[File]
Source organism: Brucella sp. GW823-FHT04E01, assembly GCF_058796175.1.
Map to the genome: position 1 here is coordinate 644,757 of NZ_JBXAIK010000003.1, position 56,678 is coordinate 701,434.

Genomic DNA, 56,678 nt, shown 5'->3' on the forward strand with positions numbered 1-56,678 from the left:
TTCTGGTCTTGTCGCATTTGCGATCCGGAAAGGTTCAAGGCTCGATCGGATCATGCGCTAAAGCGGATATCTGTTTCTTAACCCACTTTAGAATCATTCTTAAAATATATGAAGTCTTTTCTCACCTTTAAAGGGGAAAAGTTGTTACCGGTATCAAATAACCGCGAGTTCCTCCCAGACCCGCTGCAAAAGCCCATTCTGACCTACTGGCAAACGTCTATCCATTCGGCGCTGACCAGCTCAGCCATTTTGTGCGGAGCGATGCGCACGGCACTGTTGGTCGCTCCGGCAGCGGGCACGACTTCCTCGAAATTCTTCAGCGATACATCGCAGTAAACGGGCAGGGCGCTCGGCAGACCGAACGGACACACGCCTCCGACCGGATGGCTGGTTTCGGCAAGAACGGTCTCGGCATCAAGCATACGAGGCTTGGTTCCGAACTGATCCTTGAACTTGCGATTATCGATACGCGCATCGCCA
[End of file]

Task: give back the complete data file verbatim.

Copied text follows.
Source organism: Brucella sp. GW823-FHT04E01, assembly GCF_058796175.1.
Map to the genome: position 1 here is coordinate 644,757 of NZ_JBXAIK010000003.1, position 56,678 is coordinate 701,434.

Genomic DNA, 56,678 nt, shown 5'->3' on the forward strand with positions numbered 1-56,678 from the left:
TTCTGGTCTTGTCGCATTTGCGATCCGGAAAGGTTCAAGGCTCGATCGGATCATGCGCTAAAGCGGATATCTGTTTCTTAACCCACTTTAGAATCATTCTTAAAATATATGAAGTCTTTTCTCACCTTTAAAGGGGAAAAGTTGTTACCGGTATCAAATAACCGCGAGTTCCTCCCAGACCCGCTGCAAAAGCCCATTCTGACCTACTGGCAAACGTCTATCCATTCGGCGCTGACCAGCTCAGCCATTTTGTGCGGAGCGATGCGCACGGCACTGTTGGTCGCTCCGGCAGCGGGCACGACTTCCTCGAAATTCTTCAGCGATACATCGCAGTAAACGGGCAGGGCGCTCGGCAGACCGAACGGACACACGCCTCCGACCGGATGGCTGGTTTCGGCAAGAACGGTCTCGGCATCAAGCATACGAGGCTTGGTTCCGAACTGATCCTTGAACTTGCGATTATCGATACGCGCATCGCCA